A PhD studentship is a highly competitive scholarship for Doctoral students, guaranteeing them a partially or fully funded place on an often pre-determined PhD project
Who awards PhD studentships?
However, many professional bodies, such as the Institution of Civil Engineers (ICE), the Institution of Mechanical Engineers (IMechE), and The Institution of Engineering and Technology (IET), also fund Doctoral research in collaboration with universities nationwide. The same applies to many charities, foundations and trusts, such as:
- Action Medical Research;
- Alzheimer's Society;
- British Federation of Women Graduates (BFWG);
- British Heart Foundation (BHF);
- Cancer Research UK;
- Diabetes UK;
- Rosetrees Trust;
- The Leverhulme Trust;
- Wellcome Trust.
Cooperative Awards in Science and Engineering (CASE), meanwhile, can be part-funded by any non-academic body. These four-year PhDs require the student to work at the organisation for at least three months.
It's always a good idea to discuss how to find funding with a prospective supervisor, as they're often able to provide tips on maximising the likelihood of receiving financial support.
How much can I receive?
Many PhD studentships, including those offered by universities, professional bodies, or charities, foundations and trusts, provide three years of funding paid at a similar rate to the Research Council grant:
- Fees-only studentship - These cover a student's tuition fees, plus any associated project and training costs.
- Full studentship - These add a non-repayable, tax-free maintenance grant known as a 'stipend'. This is currently worth a minimum of £14,296, and can be used towards living costs.
For example, a Bournemouth University PhD studentship includes tuition fees for three years and a maintenance grant of £14,000 per year, plus associated costs such as fieldwork and conference attendance.
However, you should be aware that some PhD studentship recipients are required to teach undergraduates. While this provides an excellent opportunity to gain vital employability skills, it can also be hugely time-consuming. You must be satisfied that tutoring won't negatively affect the quality of your research before accepting your place.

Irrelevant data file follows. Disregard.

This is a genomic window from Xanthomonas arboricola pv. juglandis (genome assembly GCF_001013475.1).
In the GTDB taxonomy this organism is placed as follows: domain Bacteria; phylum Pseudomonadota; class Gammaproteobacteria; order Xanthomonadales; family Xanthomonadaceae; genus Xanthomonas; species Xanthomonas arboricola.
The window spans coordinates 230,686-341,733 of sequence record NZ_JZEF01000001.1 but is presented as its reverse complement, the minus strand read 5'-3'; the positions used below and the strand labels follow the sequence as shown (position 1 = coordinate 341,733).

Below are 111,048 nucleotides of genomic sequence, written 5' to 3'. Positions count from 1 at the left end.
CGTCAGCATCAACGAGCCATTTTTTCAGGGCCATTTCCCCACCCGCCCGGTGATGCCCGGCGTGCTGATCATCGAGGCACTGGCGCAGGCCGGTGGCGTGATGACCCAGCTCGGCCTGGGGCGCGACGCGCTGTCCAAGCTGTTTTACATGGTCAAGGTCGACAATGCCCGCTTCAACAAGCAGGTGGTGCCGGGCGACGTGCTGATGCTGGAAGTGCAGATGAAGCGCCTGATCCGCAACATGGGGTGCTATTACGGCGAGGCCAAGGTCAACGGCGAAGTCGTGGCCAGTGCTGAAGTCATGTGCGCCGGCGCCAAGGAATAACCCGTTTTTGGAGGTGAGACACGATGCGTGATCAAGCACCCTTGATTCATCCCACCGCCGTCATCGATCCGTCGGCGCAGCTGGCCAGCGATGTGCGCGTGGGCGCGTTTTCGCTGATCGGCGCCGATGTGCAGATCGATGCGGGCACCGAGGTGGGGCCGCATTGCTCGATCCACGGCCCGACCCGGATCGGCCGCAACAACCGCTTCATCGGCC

Is my programme eligible for a PhD studentship?
PhD studentships can start at any time of the year, but most begin in September, October or January. Some institutions have fixed timescales; all PhD studentships at Ulster University, for example, begin in September.
Certain types of PhD, for example Professional Doctorates, may not be eligible for a PhD studentship. The same applies to part-time or distance learning options.
Am I eligible?
Most PhD studentships demand that applicants have a Bachelors degree at 2:1 or above, plus an appropriate Masters degree.
Those who already possess a PhD are often ineligible, while some PhD studentships are limited to students fitting certain criteria; for example, from a disadvantaged background, from a certain country or of a certain ethnicity.
While most PhD studentships are open to all European Union (EU) nationals, non-EU students may find that securing funding is much more difficult.
How do I apply for a PhD studentship?
The application process can be lengthy, and competition is always fierce.
Some PhD students will be automatically considered for financial support once they're accepted by an institution; however, many have to make separate applications. These are usually made directly to the university - even for those studentships from Research Councils UK, professional bodies, or charities, foundations and trusts.
You'll typically be asked for your PhD application form, a research proposal, a cover letter and your references. After the institution has reviewed your application, you may be invited to interview.
Throughout this process, the university will scrutinise what you'll bring to the institution. Applicants at Liverpool John Moores University (LJMU), for example, are judged on:
- the quality of their research project and how it connects with research currently being undertaken at the institution;
- their calibre and academic qualifications;
- whether the research can contribute towards the Research Excellence Framework (REF), meaning that interdisciplinary research will be preferred.
How do I increase my chances of getting a PhD studentship?
You can improve your chances of success by:
- asking a friend or family member to proofread your application;
- carefully choosing your referees, ensuring that they'll speak positively of you;
- discussing your draft application with a relevant academic;
- explaining how your work will be unique and innovative;
- following the funding body's guidance regarding word counts and formatting.
What are the alternative methods of PhD funding?
If you're unsuccessful, there are several other forms of PhD funding that you could consider. These include:
- employer sponsorship;
- PhD loans;
- Professional and Career Development Loans (PCDLs);
- Research Council grants;
- scholarships and bursaries.